A 37-year-old male reported suffering with blurred vision OU for a long time. He was diagnosed with multiple sclerosis at a local hospital approximately 4 years ago. He had received methylprednisolone treatment, but dizziness persisted. He then visited our Neurology department complaining of dizziness and loss of balance for 8 months. He also cited experiencing blurry vision, motion and speech slowness, poor appetite, and hand tremors. Ophthalmic consultation reported a visual acuity of 6/20 in the right eye and 6/15 in the left. Moderate limitation of adduction was noted in both eyes (Fig. 34.1). Both eyes showed dissociated abducting nystagmus (Video 34.1). Slit lamp and fundoscopic examinations were normal. The visual field was full in both eyes. MR imaging of the brain showed multiple abnormal high signals on T2WI involving bilateral deep white matter, corpus callosum, occipital periventricular regions, and periaqueductal regions of the pons and medulla (Fig. 34.2). The patient also underwent a lumbar puncture with opening and closing pressures of 108 and 57 mmH2O, respectively. IgG index was 2.7. He also received thiamine treatment, but this treatment was not effective per the patient. He was discharged under the impression of multiple sclerosis.
This is a preview of subscription content, log in to check access.
Wu YT, Cafiero-Chin M, Marques C. Wall-eyed bilateral internuclear ophthalmoplegia: review of pathogenesis, diagnosis, prognosis and management. Clin Exp Optom. 2015;98(1):25–30.CrossRefPubMedPubMedCentralGoogle Scholar
Frohman TC, Galetta S, Fox R, Solomon D, Filippi M, Straumann D, Zee D, et al. Pearls & Oy-sters: the medial longitudinal fasciculus in ocular motor physiology. Neurology. 2008;70:e57–67.CrossRefPubMedPubMedCentralGoogle Scholar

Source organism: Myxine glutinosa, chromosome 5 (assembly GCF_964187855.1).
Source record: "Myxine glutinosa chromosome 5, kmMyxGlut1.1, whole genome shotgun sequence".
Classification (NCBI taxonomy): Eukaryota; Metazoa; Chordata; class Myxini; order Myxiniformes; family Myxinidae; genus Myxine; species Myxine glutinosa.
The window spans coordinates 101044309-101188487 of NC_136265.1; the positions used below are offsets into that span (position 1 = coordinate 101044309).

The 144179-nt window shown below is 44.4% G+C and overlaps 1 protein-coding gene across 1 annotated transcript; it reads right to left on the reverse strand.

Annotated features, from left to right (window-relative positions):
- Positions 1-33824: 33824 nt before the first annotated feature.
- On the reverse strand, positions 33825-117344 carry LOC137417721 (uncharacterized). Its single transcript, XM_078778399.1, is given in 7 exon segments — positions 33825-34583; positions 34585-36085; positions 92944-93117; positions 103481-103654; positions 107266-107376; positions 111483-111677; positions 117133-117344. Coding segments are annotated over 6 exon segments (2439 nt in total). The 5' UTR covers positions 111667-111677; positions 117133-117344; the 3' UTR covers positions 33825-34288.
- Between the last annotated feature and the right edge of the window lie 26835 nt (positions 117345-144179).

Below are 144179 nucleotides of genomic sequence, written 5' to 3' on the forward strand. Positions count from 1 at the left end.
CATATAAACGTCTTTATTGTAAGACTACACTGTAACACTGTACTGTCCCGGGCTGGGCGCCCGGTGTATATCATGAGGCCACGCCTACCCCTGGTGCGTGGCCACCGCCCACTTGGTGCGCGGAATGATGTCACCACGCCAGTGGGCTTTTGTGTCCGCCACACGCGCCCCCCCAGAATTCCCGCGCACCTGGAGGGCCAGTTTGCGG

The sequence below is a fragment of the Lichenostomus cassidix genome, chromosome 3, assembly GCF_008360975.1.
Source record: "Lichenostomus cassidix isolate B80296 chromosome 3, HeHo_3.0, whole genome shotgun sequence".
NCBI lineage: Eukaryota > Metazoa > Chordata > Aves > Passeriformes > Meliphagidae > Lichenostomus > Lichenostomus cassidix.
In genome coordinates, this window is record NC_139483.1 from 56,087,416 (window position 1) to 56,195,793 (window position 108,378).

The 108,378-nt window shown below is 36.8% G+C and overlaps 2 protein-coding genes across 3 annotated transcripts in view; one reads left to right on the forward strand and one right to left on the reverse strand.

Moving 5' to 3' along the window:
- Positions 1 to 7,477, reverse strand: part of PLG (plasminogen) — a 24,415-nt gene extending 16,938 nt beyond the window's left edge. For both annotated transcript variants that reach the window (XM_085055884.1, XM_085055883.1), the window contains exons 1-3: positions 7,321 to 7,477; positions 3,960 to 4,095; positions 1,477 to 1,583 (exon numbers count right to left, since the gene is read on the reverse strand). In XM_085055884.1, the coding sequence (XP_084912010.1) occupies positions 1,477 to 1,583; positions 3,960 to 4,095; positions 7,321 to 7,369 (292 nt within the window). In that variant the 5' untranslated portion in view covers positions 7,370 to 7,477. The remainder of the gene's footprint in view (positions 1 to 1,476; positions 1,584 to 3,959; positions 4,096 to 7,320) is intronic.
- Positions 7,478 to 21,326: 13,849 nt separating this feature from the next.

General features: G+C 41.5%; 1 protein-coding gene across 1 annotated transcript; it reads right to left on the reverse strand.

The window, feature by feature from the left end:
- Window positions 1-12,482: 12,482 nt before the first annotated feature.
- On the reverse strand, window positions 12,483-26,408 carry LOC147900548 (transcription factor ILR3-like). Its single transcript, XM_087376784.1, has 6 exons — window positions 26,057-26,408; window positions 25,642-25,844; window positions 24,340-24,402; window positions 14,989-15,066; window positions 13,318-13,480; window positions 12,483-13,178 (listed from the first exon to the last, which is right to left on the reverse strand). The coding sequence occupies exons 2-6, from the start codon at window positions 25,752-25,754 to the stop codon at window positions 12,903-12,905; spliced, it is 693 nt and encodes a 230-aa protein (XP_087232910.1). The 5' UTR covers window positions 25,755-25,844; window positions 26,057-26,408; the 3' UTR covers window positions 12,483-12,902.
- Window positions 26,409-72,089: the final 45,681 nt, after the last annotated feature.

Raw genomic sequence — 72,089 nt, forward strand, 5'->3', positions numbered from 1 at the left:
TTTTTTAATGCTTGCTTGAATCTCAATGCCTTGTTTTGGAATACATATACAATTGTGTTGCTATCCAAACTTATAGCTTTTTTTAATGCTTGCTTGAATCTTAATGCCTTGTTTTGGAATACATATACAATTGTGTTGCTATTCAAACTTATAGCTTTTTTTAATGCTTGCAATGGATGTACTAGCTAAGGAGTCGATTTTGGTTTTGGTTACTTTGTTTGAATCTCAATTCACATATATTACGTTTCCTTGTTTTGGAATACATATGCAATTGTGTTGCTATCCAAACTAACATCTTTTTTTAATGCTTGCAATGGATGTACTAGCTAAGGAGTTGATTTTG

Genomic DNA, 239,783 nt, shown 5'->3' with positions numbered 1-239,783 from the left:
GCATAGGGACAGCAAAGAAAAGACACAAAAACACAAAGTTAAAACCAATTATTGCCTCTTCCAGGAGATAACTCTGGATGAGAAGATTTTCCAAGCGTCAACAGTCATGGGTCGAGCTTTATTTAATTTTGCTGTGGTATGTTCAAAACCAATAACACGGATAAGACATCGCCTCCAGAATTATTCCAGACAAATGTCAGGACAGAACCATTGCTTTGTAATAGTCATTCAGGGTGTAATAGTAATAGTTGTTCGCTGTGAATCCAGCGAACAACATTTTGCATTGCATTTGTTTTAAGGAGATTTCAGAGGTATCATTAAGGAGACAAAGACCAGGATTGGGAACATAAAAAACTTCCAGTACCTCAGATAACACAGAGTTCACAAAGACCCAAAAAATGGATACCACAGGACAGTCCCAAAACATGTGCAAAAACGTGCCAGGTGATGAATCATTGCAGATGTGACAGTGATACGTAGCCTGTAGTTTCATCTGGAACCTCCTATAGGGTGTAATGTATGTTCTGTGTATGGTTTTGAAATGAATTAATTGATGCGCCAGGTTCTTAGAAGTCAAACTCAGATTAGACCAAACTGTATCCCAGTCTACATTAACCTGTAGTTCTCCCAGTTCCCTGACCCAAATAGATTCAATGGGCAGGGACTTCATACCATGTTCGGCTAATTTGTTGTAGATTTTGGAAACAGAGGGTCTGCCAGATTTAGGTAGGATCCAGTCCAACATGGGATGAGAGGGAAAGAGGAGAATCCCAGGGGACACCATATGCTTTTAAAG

Wong AME. Eye movement disorders. Oxford: Oxford University Press; 2008. p. 130–1.Google Scholar
Tsuda H, Ishikawa H, Matsunaga H, Mizutani T. A neuro-ophthalmological analysis in 80 cases of multiple sclerosis. Rinsho Shinkeigaku. 2004;44:513–21.PubMedGoogle Scholar
Ushio M, Iwasaki S, Chihara Y, Murofushi T. Walleyed bilateral internuclear ophthalmoplegia in a patient with progressive supranuclear palsy. J Neuroophthalmol. 2008;28:93–6.CrossRefPubMedGoogle Scholar
Fagúndez Vargas MA, Andrés Domingo ML, Calvo Arrabal MA. The WEBINO syndrome as presentation form of myasthenia gravis. Arch Soc Esp Oftalmol. 2000;75(7):485–8.PubMedPubMedCentralGoogle Scholar
Ito K, Mizutani J, Murofushi T, Mizuno M. Bilateral pseudo-internuclear ophthalmoplegia in myasthenia gravis. ORL J Otorhinolaryngol Relat Spec. 1997;59(2):122–6.CrossRefPubMedGoogle Scholar
Adams WE, Leavitt JA, Holmes JM. Strabismus surgery for internuclear ophthalmoplegia with exotropia in multiple sclerosis. J AAPOS. 2009;13:13–5.CrossRefPubMedGoogle Scholar
Sajjadi M, Sonbolestan SA, Abtahi SM, Abtahi ZS. Transposition surgery for WEBINO. Int Ophthalmol. 2017;37(1):271–4.CrossRefPubMedGoogle Scholar
Murthy R, Dawson E, Khan S, Adams GG, Lee J. Botulinum toxin in the management of internuclear ophthalmoplegia. J AAPOS. 2007;11:456–9.CrossRefPubMedGoogle Scholar